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The Exterminating Angel

El Angel Exterminador, 1962, Spanish/Mexico

My fascination with The Exterminating Angel began in 2014, right before my high school final exams. On a late night, when my mother was convinced I was hard at work, I watched the Indian film Party (1984). This chamber drama about the artist’s place in society occurs over the course of a single evening, at a party thrown by (and for) a motley group of artists and socialites. The topic of discussion is a poet who has left the “civilized” world to work among oppressed tribals. Everyone eventually realises they are trapped in their own professional and personal hell – even the absent poet doesn’t escape unscathed. As a 17-year-old who would soon have to choose between engineering and English literature, the film was a godsend.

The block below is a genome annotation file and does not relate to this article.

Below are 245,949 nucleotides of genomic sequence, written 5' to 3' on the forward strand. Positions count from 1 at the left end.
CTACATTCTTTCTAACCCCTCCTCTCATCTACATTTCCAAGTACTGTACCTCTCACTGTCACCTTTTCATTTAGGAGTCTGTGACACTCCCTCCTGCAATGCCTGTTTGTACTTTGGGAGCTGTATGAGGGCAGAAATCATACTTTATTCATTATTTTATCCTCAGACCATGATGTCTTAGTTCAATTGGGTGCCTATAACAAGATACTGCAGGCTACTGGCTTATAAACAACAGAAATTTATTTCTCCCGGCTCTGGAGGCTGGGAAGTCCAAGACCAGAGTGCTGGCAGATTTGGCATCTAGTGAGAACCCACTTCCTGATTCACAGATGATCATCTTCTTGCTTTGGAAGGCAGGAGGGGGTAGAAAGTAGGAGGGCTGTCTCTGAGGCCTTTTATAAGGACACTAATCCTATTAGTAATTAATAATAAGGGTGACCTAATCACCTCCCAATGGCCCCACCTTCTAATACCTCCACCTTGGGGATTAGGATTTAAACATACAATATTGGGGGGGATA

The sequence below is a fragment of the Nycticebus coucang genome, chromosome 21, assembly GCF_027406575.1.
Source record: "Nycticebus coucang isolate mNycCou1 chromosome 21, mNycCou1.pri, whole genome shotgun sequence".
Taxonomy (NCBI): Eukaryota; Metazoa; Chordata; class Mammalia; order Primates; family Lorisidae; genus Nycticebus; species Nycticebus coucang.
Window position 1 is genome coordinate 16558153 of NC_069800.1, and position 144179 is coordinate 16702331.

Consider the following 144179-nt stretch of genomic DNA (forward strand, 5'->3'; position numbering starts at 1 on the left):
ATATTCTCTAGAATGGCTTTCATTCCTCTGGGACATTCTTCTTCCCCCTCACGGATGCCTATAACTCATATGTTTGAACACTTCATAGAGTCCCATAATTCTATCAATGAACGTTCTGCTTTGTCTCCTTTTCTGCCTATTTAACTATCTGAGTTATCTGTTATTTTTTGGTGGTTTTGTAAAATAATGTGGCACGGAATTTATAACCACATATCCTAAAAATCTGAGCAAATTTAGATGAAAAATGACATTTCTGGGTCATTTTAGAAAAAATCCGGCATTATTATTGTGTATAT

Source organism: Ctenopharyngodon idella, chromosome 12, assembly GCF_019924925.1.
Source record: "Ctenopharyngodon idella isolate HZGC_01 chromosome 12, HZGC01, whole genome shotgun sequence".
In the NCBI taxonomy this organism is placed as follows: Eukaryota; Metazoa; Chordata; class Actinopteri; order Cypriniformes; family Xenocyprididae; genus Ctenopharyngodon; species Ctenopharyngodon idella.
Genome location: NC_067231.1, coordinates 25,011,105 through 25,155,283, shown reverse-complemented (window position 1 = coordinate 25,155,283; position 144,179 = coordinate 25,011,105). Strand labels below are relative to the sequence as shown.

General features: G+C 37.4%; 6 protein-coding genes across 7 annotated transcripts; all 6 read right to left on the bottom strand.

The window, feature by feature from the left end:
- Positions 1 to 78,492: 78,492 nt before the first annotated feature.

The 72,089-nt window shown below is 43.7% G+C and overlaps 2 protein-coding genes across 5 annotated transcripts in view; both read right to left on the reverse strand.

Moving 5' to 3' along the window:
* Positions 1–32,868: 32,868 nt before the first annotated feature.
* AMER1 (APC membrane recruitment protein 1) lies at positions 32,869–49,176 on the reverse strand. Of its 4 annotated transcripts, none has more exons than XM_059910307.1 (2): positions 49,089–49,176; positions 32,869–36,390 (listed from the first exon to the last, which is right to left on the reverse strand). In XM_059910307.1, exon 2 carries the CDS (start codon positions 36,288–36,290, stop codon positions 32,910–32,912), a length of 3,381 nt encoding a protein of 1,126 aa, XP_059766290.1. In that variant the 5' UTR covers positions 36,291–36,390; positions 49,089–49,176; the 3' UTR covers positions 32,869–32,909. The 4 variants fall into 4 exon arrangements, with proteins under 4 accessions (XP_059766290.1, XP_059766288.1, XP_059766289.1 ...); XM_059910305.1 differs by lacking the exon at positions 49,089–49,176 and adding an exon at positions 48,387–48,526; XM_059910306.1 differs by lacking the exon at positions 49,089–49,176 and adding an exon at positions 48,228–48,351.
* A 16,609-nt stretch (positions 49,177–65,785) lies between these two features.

But where does The Exterminating Angel come in?

Party is a distant relative of Buñuel’s film and probably deserves its own research paper. The artists can’t leave their self-satisfied, hollow society of “culture” even if they want to, a fact that the last minute of the film (the only surrealist scene) drives home. A retrospective review explicitly mentioned The Exterminating Angel, and I dutifully went off to watch it.

There is no scope here at the moment to draw out parallels, such as Thomas Adès’ 2016 opera adaptation of the film; Buñuel’s own later work, such as Angel’s spiritual successor The Discreet Charm of the Bourgeoisie (where the guests can’t even begin their dinner); the documentary The Castaways of Providence Street (the working title of Angel), in which Buñuel entertains, among others, the novelist Carlos Fuentes; and far-flung descendants like Party. No art is made in a vacuum, but it is just possible that the anti-interpretation Buñuel might have approved.

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